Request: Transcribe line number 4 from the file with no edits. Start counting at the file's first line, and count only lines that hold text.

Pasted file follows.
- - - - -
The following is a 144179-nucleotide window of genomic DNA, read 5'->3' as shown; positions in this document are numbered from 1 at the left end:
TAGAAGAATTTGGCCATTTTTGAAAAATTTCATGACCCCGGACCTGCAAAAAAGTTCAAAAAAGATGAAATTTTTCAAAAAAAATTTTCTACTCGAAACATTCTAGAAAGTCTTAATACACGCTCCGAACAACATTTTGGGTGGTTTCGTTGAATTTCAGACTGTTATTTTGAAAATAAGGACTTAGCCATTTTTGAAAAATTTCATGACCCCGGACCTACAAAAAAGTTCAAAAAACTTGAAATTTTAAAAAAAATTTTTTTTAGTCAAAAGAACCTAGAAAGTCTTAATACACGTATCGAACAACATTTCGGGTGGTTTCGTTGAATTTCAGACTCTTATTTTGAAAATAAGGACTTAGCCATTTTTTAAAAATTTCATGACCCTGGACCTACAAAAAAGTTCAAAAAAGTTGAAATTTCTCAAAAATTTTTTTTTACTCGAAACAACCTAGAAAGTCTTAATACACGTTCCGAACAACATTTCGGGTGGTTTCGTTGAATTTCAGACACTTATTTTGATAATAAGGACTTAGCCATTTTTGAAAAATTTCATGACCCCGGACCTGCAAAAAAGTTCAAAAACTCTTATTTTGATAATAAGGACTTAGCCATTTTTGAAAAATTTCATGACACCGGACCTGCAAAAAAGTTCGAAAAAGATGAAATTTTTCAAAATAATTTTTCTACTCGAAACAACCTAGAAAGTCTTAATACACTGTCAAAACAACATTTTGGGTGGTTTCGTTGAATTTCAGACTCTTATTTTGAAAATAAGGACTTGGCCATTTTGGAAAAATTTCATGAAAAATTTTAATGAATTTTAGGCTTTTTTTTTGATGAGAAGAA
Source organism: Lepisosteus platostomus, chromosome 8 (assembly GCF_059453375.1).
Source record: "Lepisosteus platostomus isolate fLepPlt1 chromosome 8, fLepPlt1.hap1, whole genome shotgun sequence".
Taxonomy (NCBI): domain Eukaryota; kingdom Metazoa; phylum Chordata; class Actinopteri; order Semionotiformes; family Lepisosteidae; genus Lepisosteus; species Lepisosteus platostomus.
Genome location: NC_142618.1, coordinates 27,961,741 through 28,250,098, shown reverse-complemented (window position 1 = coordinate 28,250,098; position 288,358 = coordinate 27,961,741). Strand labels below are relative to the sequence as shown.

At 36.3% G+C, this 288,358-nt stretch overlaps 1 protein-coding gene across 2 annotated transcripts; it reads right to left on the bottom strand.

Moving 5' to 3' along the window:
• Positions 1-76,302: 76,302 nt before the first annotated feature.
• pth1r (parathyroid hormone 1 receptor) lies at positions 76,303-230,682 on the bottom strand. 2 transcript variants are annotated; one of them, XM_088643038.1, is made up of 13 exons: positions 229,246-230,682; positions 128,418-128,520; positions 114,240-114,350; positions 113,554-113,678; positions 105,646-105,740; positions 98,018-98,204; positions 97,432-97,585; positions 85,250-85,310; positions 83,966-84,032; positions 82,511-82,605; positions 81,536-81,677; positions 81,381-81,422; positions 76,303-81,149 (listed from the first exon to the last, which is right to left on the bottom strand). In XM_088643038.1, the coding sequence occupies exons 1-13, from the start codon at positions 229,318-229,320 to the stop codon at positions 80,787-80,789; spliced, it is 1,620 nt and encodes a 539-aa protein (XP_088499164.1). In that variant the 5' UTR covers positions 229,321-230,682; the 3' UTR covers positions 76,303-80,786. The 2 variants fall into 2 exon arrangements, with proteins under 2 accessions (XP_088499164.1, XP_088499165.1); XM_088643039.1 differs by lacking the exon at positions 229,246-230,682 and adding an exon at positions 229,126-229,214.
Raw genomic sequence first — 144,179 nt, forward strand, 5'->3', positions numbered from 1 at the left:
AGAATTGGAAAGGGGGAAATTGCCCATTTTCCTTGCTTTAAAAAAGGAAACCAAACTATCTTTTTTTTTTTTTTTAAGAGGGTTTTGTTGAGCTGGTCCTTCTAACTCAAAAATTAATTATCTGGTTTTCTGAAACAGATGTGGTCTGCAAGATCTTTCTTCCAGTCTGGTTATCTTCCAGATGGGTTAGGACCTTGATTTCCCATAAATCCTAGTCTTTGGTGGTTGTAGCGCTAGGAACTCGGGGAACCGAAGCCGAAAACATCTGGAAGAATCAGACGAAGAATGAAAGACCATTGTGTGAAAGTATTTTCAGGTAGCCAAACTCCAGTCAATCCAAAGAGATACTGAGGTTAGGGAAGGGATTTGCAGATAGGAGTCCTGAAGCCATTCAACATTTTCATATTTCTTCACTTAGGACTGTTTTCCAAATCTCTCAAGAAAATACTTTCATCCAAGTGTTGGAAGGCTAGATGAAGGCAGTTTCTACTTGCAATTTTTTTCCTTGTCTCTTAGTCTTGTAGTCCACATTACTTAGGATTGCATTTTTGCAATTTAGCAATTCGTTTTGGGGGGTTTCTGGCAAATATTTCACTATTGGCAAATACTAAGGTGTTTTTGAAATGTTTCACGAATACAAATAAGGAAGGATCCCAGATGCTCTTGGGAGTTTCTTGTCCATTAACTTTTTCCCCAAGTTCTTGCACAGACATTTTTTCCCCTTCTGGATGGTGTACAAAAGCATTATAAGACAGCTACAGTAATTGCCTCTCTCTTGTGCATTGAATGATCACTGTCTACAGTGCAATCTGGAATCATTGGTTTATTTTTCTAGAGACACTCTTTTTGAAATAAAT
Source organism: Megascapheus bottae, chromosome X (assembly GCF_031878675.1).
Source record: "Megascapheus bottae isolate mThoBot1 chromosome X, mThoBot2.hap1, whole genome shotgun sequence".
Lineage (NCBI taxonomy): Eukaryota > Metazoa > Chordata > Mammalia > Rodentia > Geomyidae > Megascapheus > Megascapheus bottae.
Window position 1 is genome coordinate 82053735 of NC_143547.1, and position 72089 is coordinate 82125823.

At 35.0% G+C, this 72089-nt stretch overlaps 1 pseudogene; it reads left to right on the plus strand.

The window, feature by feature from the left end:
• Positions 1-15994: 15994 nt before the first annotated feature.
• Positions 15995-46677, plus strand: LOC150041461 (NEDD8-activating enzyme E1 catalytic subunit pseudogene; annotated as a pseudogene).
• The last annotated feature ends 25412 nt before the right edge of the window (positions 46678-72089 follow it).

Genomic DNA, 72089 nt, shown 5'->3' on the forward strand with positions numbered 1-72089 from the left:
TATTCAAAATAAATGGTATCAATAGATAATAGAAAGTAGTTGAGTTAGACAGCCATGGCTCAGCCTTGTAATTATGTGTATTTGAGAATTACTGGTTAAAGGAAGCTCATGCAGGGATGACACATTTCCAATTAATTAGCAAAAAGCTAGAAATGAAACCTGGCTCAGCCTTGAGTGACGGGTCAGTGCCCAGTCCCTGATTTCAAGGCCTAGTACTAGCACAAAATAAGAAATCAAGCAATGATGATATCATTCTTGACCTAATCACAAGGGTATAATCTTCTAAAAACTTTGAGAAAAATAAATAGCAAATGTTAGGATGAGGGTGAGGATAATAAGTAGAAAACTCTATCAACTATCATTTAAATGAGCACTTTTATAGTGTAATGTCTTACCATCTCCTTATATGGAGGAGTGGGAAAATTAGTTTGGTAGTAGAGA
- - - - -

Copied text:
Source record: "Lepisosteus platostomus isolate fLepPlt1 chromosome 8, fLepPlt1.hap1, whole genome shotgun sequence".